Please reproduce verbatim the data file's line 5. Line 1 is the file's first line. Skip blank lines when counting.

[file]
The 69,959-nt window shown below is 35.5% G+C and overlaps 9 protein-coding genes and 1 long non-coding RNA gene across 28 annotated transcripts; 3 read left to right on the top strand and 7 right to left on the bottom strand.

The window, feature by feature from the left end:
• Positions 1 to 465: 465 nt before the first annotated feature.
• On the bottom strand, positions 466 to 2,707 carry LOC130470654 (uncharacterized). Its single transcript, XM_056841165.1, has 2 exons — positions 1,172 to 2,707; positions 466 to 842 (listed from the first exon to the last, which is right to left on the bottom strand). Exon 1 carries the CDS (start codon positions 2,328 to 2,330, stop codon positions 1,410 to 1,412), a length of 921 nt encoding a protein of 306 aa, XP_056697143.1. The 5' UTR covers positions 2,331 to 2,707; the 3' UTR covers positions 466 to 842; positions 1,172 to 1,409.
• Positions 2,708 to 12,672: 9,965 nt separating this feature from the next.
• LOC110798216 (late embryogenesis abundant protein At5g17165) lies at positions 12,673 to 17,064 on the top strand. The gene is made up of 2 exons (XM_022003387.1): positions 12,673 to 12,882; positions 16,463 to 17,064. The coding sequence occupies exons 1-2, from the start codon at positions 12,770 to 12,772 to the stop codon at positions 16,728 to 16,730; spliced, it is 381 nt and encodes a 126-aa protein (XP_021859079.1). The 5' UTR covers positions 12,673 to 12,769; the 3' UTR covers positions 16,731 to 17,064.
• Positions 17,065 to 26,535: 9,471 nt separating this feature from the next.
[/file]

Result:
• Positions 2,708 to 12,672: 9,965 nt separating this feature from the next.